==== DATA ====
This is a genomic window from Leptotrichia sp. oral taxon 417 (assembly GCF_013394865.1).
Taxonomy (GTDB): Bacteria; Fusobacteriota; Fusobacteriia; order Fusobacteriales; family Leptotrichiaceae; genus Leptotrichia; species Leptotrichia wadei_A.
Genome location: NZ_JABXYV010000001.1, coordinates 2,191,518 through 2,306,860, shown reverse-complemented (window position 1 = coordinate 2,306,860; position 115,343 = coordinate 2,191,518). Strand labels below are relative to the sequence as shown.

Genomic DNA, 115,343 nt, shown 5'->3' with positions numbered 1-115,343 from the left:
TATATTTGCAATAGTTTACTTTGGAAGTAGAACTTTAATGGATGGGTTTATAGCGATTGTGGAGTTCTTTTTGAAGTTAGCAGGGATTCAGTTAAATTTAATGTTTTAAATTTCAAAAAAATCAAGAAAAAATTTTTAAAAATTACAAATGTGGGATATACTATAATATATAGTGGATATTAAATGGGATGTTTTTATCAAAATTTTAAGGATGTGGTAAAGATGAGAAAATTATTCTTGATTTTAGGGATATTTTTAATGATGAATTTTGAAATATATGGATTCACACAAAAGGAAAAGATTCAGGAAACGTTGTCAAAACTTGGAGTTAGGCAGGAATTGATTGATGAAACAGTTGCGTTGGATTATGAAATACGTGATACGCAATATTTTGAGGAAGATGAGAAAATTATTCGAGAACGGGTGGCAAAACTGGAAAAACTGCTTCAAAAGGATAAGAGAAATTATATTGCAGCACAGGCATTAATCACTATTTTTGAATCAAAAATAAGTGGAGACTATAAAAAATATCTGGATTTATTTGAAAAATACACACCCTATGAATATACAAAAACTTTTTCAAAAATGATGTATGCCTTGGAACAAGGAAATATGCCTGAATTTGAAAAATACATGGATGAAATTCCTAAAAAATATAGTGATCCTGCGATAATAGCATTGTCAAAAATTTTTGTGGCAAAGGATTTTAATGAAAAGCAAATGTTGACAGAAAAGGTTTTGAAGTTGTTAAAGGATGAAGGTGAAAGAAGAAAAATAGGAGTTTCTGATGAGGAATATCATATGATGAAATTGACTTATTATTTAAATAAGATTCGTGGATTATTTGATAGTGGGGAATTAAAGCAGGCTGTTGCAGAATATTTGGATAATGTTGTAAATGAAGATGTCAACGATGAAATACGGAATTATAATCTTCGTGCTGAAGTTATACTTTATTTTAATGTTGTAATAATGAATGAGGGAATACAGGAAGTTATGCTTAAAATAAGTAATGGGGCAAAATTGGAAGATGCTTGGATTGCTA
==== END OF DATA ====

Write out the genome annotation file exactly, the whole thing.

This is a genomic window from Leptotrichia sp. oral taxon 417 (assembly GCF_013394865.1).
Taxonomy (GTDB): Bacteria; Fusobacteriota; Fusobacteriia; order Fusobacteriales; family Leptotrichiaceae; genus Leptotrichia; species Leptotrichia wadei_A.
Genome location: NZ_JABXYV010000001.1, coordinates 2,191,518 through 2,306,860, shown reverse-complemented (window position 1 = coordinate 2,306,860; position 115,343 = coordinate 2,191,518). Strand labels below are relative to the sequence as shown.

Genomic DNA, 115,343 nt, shown 5'->3' with positions numbered 1-115,343 from the left:
TATATTTGCAATAGTTTACTTTGGAAGTAGAACTTTAATGGATGGGTTTATAGCGATTGTGGAGTTCTTTTTGAAGTTAGCAGGGATTCAGTTAAATTTAATGTTTTAAATTTCAAAAAAATCAAGAAAAAATTTTTAAAAATTACAAATGTGGGATATACTATAATATATAGTGGATATTAAATGGGATGTTTTTATCAAAATTTTAAGGATGTGGTAAAGATGAGAAAATTATTCTTGATTTTAGGGATATTTTTAATGATGAATTTTGAAATATATGGATTCACACAAAAGGAAAAGATTCAGGAAACGTTGTCAAAACTTGGAGTTAGGCAGGAATTGATTGATGAAACAGTTGCGTTGGATTATGAAATACGTGATACGCAATATTTTGAGGAAGATGAGAAAATTATTCGAGAACGGGTGGCAAAACTGGAAAAACTGCTTCAAAAGGATAAGAGAAATTATATTGCAGCACAGGCATTAATCACTATTTTTGAATCAAAAATAAGTGGAGACTATAAAAAATATCTGGATTTATTTGAAAAATACACACCCTATGAATATACAAAAACTTTTTCAAAAATGATGTATGCCTTGGAACAAGGAAATATGCCTGAATTTGAAAAATACATGGATGAAATTCCTAAAAAATATAGTGATCCTGCGATAATAGCATTGTCAAAAATTTTTGTGGCAAAGGATTTTAATGAAAAGCAAATGTTGACAGAAAAGGTTTTGAAGTTGTTAAAGGATGAAGGTGAAAGAAGAAAAATAGGAGTTTCTGATGAGGAATATCATATGATGAAATTGACTTATTATTTAAATAAGATTCGTGGATTATTTGATAGTGGGGAATTAAAGCAGGCTGTTGCAGAATATTTGGATAATGTTGTAAATGAAGATGTCAACGATGAAATACGGAATTATAATCTTCGTGCTGAAGTTATACTTTATTTTAATGTTGTAATAATGAATGAGGGAATACAGGAAGTTATGCTTAAAATAAGTAATGGGGCAAAATTGGAAGATGCTTGGATTGCTA